Yo. What's up everyone. It's been awhile since I've posted, but I've definitely been checking in from time to time. Makes sense that things would be quiet around here but so glad the forum is still going. And with Thes' new mix tape dropping who knows what else could happen in the future. I know things have been tough the last couple years, but we'll keep pushing it along and be there at the end. For me, things couldn't be better actually. Things were really tough for me, in general, around the time Pmuny died. But since then it's gotten much better, and my wife and I now have 2 amazing sons and are constantly busy with them but couldn't be happier. Like when you cut that rose/and another one grows.
The reason I didn't post a review on here earlier (i.e. when the album came out) was because I honestly didn't like it very much and didn't want to be negative about it. But with time passing and listening to it more, and especially now given Double K's death, thinking about how difficult this album must have been for both of them to make is beyond comprehension. At the time, their retirement was presented as them settling down and not wanting to got through the rigors of an older touring band (Thes putting it more on himself). But, and I'm speculating here, it seems like it was actually more because of Double K's declining health. I remember seeing them in Berkeley in 2018(?) for their 2nd to last show ever in the Bay Area and Double K looked super thin. I had assumed that was a good thing, maybe not.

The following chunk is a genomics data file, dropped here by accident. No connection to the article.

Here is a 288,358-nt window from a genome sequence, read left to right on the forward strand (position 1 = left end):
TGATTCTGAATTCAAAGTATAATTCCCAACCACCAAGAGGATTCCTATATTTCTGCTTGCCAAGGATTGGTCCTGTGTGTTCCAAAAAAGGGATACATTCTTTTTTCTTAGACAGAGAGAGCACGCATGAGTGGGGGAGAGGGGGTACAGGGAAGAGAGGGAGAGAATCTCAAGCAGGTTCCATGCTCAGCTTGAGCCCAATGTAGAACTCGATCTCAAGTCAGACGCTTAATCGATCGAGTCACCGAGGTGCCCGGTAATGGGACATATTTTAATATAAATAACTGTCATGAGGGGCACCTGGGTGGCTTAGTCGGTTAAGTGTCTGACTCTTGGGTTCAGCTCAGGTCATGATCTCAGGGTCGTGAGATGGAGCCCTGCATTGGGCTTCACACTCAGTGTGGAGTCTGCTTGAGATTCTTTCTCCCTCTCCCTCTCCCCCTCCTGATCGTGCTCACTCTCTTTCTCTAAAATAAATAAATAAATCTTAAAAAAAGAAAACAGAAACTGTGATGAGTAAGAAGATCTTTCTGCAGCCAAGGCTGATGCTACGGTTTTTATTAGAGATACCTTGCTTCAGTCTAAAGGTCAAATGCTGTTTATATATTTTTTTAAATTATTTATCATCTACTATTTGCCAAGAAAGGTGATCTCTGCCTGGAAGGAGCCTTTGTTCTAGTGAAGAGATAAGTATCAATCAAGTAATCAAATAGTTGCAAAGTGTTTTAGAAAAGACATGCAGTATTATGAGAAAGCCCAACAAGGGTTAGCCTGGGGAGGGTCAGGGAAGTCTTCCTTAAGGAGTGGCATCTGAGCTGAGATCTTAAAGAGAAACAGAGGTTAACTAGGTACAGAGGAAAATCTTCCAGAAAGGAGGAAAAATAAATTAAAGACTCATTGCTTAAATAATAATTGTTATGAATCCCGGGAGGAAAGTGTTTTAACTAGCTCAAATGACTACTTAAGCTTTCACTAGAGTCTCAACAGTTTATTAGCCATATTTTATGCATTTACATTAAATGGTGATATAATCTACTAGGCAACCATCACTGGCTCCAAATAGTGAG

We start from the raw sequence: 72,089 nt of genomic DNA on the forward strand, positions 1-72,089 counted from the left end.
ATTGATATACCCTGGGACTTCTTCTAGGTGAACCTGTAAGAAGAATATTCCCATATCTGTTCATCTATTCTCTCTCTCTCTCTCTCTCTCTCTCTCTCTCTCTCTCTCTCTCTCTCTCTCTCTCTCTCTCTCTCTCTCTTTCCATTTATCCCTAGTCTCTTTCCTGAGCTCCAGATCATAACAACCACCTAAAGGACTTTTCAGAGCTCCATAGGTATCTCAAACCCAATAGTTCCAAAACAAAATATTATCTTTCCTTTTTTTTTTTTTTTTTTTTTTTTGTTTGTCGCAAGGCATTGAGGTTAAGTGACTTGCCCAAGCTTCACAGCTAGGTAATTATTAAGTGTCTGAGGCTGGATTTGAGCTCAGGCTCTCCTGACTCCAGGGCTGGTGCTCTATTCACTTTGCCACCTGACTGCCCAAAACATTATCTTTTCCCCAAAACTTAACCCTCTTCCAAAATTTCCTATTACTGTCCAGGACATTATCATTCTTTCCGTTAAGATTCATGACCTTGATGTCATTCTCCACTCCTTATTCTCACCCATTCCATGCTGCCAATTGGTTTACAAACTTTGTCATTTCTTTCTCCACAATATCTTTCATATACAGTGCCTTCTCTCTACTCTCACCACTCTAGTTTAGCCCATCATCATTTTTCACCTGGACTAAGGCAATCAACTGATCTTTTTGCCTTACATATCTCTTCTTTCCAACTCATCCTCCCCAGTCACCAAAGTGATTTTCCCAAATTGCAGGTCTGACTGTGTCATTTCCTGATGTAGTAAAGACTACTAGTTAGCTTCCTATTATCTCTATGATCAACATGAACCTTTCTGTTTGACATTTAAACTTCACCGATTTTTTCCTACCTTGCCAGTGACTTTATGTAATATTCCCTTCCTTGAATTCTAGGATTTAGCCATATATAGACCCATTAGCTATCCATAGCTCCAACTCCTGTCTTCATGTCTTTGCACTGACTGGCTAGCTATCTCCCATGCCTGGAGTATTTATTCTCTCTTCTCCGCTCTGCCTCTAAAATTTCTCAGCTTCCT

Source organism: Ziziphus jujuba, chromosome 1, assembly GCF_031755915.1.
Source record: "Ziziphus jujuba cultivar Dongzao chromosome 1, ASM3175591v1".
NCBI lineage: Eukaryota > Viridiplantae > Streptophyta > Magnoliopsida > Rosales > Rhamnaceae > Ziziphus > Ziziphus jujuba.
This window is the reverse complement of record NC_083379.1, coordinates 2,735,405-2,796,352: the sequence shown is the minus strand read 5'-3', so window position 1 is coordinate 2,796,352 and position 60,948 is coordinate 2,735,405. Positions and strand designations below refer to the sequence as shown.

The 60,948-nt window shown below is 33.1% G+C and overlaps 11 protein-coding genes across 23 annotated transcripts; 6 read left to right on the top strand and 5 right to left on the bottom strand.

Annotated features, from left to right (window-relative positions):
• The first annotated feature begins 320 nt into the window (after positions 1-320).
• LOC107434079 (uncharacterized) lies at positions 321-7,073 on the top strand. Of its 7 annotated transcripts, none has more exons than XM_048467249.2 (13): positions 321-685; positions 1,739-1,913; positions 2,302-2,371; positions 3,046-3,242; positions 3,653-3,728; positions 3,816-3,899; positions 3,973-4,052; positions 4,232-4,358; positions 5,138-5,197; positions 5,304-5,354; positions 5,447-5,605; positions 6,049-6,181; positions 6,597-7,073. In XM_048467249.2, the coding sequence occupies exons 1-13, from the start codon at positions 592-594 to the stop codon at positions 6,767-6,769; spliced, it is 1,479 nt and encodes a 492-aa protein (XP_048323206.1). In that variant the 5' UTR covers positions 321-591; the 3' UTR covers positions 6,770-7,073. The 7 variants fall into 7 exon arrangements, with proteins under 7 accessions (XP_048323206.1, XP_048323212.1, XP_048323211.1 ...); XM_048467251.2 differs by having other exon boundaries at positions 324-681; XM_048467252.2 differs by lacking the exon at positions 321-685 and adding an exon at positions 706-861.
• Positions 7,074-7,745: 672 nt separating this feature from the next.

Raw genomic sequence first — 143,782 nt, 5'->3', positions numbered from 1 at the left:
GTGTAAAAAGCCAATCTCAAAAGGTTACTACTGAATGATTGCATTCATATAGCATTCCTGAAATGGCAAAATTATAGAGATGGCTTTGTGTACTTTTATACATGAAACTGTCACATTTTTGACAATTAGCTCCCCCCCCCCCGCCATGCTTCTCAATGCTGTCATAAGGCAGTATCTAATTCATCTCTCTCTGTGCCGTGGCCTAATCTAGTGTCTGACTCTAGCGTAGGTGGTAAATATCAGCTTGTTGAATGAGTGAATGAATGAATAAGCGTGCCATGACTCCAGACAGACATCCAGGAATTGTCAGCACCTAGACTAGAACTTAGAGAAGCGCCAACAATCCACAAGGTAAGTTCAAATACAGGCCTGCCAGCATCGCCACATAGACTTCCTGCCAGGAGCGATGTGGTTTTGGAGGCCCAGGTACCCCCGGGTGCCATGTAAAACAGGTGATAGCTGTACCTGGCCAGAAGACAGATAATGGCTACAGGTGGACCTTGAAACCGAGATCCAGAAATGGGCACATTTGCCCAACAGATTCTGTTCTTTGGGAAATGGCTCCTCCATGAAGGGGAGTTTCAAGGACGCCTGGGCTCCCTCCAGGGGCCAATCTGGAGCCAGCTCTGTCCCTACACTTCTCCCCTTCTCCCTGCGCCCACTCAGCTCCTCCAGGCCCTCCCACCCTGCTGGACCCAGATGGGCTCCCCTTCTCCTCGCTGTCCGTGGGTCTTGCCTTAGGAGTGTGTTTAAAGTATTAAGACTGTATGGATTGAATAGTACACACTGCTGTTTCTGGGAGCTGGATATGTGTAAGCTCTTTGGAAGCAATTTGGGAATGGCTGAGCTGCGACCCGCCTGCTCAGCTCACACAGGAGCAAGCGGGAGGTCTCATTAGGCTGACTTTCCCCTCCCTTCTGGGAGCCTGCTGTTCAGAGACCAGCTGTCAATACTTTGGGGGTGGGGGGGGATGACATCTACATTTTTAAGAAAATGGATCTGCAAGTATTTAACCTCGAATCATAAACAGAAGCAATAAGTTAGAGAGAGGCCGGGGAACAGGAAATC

Anyway, I was originally not a big fan of Sincerely. While I thought it had a few great songs (Effects of Climate Change, We Get Around, Family Ties), overall I wasn't impressed. I wanted more for a final album. (And then Thes put out the Sincerely EP and I liked those 4 songs better than a lot of the songs on the actual album). But after listening to it more, and with the passing of KK, I have a new perspective.
What helped was reading the incredible book Go Ahead In The Rain: Notes To A Tribe Called Quest by Hanif Abdurraqib. I'd highly recommend that to everyone here. In the book, he talks about Phife's solo album Ventilation (one I always liked) and how it was viewed as a failure at the time it came out. I didn't start liking Tribe until well after they initially broke up so I didn't get to see any of this in real time. But apparently a lot of people didn't like it, and maybe for some of the same reasons I didn't initially like Sincerely, The P. Abdurraqib went on to compare the public's reactions to Phife as if he were Bill Buckner letting the ball roll through his legs to lose the World Series (though, of course, that by itself was not why the Red Sox lost). But that in reality, the Ventilation LP was more like Willis Reed coming into the 1970 NBA Finals for the Knicks while on his last leg, barely able to walk, and hounding Wilt Chamberlin defensively on the way to a Knicks victory. I think that's a much better analogy for Sincerely, The P as well. Putting everything they had into a last album, an album made more for the fans than anything else, an album full of sincere heartfelt emotions, and a fitting end to a championship run. It's still not my favorite album of theirs, but I appreciate them so much for making it. Their history wouldn't be complete without it.